Trask Memorial Gates Queens Gardens
Francis Reuben Trask (1840 – 5 April 1910) was a 20th-century Member of the Legislative Council from Nelson, New Zealand and Mayor of Nelson. He also served on the Nelson Harbour Board from its inception.
Trask was born in Merriott, Somersetshire, England in 1840. He migrated to Christchurch on the barque Minerva in 1860.1
From Christchurch he moved to the Otago goldfields and stayed at Wetherstones Gully. After a few months he moved again to Nelson, where he settled. Trask married Emily Osmond Mercer in 1864 at Nelson.2 He ran a butchery business. Trask's residence in Nelson was "Gunnersbury House" and was located in Collingwood Street. The house was noted as one of the best in Nelson. The Trask's had four children.3
In 1878 he was elected as a city councillor and was elected Mayor in 1890. Trask became Mayor during a typhoid epidemic in the city. He kept a steady course through the 1895-1897 depression. Happier moments came in 1892 when the enthusiastic 50th jubilee celebration of Nelson took place.
The most notable works during his term were the Rocks Road, a new main road from the town to the country, by way of the sea coast, and the Queens Gardens. He remained Mayor until 20 December 1899 when he was succeeded by Joseph Auty Harley.
In 1887 Trask suggested that for Nelson’s commemoration of Queen Victoria’s Golden Jubilee a garden be created. At that time Nelson was well established, but remained one of the few towns in New Zealand that did not have a public garden. On 22 June 1887, the area was dedicated 'the Queens Gardens' as part of the commemoration of Queen Victoria's 50th Jubilee celebrations.
Work commenced in about 1888 and in 1892, Nelson's 50th Jubilee year, the Gardens were formally opened. Commemorative trees were planted at the opening and, over the next decade, the garden was developed. Mr Trask had been ably supported by Mrs Trask, who had presented trees and raised funds for other improvements.4
Trask was appointed to the Legislative Council in 18 March 1903 and served until his death at Nelson on 5 April 1910, after just having been appointed for his second seven-year term.5 He was a lifelong friend of premiere Richard Seddon.
The southern gates to the Queens Gardens on Hardy street, are a memorial to Trask.
In August 1910 public subscription was called for a suitable memorial. Initially new Church Steps were considered as a combined, Colonel Pitt and Trask memorial.6
At the 17 March 1911 meeting of the City Council, a letter was read from Mr John King, honorary secretary of the Trask Memorial Committee, stating that entrance gates to the Queens Gardens in Hardy street had been adopted as a suitable form of memorial and the committee requested the Council's approval of the project, the plans of the proposed gates being forwarded. Messrs King and C. Y. Fell waited upon the Council in support of the proposal. Mr Fell said the gate would be a handsome one, constructed mainly of Tonga granite, with marble slabs. Mr Trask had taken a great interest in the Queen's Gardens and they thought a handsome entrance to the Gardens would form a very appropriate memorial. The design was by Mr Arthur Reynolds Griffin's and the cost was £115, which consumed the funds available.7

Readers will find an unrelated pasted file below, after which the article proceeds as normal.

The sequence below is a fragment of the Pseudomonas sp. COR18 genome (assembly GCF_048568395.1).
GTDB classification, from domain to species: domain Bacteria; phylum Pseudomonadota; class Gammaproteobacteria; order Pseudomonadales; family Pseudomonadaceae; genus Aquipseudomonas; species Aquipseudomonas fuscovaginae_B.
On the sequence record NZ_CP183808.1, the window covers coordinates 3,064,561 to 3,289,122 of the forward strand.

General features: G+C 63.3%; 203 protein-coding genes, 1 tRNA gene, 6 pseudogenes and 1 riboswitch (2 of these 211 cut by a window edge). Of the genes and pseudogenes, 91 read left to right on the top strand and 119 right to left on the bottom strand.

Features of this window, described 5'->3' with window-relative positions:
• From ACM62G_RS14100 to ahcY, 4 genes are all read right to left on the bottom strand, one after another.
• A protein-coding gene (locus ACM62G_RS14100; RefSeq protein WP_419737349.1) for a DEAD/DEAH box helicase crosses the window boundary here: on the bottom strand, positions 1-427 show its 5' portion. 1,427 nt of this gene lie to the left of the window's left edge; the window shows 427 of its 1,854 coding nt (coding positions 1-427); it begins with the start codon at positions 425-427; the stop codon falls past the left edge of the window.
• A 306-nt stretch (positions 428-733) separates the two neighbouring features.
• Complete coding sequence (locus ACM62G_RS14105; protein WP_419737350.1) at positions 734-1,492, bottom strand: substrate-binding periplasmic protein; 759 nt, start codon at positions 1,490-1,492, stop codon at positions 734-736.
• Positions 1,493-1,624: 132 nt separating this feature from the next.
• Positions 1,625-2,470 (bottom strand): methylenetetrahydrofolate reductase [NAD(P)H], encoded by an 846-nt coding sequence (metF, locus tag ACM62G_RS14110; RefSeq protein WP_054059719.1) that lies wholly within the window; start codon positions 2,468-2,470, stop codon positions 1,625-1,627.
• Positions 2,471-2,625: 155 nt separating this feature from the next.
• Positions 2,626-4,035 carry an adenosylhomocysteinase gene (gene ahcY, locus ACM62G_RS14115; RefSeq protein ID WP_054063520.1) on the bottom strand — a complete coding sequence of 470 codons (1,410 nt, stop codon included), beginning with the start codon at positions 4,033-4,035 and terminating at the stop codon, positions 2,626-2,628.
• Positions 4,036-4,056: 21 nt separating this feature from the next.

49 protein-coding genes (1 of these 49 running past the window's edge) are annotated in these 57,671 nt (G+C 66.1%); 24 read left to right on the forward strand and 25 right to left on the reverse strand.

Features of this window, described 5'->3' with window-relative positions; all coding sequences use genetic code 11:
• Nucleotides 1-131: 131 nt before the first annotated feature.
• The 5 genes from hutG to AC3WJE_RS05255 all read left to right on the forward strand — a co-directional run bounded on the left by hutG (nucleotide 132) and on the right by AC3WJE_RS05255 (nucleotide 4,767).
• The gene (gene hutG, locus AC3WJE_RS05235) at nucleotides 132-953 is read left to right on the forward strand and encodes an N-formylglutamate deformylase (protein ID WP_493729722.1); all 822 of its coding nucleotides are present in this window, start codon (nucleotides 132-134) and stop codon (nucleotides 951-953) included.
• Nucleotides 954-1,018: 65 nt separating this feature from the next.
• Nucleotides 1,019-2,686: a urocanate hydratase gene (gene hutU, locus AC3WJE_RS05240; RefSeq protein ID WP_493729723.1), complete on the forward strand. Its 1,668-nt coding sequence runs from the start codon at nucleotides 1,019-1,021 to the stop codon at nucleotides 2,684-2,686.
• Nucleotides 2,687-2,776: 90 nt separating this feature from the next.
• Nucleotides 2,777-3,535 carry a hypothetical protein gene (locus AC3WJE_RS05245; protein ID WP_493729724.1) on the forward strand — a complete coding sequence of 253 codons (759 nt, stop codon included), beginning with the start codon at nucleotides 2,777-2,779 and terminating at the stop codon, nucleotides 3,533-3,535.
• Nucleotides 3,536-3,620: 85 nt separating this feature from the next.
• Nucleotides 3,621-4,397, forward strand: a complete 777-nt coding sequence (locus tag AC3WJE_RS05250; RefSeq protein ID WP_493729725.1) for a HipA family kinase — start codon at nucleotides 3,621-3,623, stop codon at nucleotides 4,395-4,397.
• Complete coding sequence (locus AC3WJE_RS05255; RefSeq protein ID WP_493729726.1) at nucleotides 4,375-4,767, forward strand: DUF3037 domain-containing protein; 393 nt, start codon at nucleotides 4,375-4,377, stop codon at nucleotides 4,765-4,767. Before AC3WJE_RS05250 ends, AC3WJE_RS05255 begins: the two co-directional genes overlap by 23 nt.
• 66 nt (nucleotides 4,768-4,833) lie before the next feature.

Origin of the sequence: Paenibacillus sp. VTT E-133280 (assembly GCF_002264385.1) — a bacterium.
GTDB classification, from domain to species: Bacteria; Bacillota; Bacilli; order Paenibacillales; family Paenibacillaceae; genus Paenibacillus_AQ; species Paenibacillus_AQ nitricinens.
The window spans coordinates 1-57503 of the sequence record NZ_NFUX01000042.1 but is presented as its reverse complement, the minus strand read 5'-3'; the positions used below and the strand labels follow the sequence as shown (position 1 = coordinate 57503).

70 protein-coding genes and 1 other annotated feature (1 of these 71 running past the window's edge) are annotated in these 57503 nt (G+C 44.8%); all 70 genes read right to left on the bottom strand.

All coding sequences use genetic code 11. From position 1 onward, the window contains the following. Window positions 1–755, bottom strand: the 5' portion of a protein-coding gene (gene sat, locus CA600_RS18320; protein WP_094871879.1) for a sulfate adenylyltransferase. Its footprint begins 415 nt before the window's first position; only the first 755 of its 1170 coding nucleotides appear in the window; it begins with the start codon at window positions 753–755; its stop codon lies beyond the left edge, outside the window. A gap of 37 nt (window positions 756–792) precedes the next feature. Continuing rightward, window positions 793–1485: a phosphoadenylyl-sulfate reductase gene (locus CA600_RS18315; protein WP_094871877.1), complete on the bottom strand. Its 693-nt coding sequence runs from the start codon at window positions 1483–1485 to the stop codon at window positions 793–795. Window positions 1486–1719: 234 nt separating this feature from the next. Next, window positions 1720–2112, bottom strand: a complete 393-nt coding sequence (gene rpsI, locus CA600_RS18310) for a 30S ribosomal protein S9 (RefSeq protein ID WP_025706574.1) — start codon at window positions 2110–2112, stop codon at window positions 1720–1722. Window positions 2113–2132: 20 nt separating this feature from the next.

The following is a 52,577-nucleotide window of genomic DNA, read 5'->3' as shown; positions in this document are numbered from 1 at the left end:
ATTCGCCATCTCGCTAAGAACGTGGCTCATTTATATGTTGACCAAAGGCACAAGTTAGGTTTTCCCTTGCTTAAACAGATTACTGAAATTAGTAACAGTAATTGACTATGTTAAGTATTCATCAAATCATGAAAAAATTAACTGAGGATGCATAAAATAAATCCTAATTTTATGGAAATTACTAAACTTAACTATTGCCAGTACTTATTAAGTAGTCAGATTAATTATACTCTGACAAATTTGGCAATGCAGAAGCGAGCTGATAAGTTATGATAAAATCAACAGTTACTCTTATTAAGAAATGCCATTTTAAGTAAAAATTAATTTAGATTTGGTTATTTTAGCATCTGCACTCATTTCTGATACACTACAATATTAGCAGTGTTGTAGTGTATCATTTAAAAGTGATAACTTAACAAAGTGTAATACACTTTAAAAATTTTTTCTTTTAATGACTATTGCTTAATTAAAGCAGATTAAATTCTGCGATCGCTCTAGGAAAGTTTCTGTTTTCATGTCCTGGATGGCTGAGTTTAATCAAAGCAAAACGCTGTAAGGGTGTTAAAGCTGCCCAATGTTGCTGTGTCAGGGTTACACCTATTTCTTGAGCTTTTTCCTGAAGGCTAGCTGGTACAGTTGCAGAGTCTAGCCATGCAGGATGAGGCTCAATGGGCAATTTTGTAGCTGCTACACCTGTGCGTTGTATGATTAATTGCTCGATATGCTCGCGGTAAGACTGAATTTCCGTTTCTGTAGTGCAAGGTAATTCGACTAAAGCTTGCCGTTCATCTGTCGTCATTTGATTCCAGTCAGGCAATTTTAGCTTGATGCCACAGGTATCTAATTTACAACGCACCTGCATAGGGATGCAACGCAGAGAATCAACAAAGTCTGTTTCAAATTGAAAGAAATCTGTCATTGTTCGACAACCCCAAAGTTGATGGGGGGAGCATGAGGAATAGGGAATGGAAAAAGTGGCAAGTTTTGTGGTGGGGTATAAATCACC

On 10 April 1912 the stone work and tablets had been ready for some time, but the wrought iron gates were not yet completed by the Anchor Shipping & Foundry Company Ltd.8 Monumental sculptor George Miller was responsible for the inscription of the marble tablets and Tonga stone gate pillars.9
At the top of the Trask gates arch, amongst the ornate wrought iron filigree, is a double sided iron circular coat of arms featuring the old Nelson City Crest.11 This includes a sailing ship (HMS Victory) and belt surround with the motto, palmam qui meruit ferat. He who has earned the palm, let him bear it. Loosely translated as, "achievement should be rewarded" (or, "let the symbol of victory go to him who has deserved it"). In 1797 this motto was attached to the coat of arms of Lord Nelson.12 This is the motto on the Nelson City's coat of arms.
The gate’s marble tablets read:
Left side: This gateway was erected by the citizens of nelson in memory of Francis Trask who was for 30 years closely associated with the interests of the city.
Right side: City Councillor 1878-1890 Mayor 1890-1899 Francis Trask member of the Legislative Council 1903-1910.
In late August 1912 Mrs Trask, wrote and thanked the Council for its request that she should officially open the Trask Memorial Gates, "but regretting that the state of her health would not permit of her doing so.”13
No newspaper report was found of the official opening of the Trask Memorial Gates.
Sources used in this story
- Shipping news (barque Minerva) (1861, March 2) Lyttelton Times, p. 4
- Dept of Internal Affairs Marriage 1872/3978, Emily; Death 1924/5962, 84 yrs
- Dept of Internal Affairs Births; 1866/8952 Ada Emily; 1872/12076 Arthur Francis Reuben; 1877/11628 Sydney Vincent. (No record Ernest Edward 1865)
- The Late Hon. F Trask (1910, April 16) Colonist, p.2
- Francis Trask. Retrieved from Wikipedia
- The Pitt Memorial (1910, August 10) Nelson Evening Mail, p.6
- The Trask Memorial (1911, March 18) Colonist, p.2
- News of The Day (1912, April 11) Colonist, p.4
- Nelson City Council Landscape Conservation Plan, Queens Gardens Nelson (June 2012), Nelson: Nelson City Council, p.79 .
- New of the Day (1912, July 18) Colonist, p.4
- Nelson City Council Landscape Conservation Plan, p.79
- City Council (1912, August 31) Colonist p.6 6
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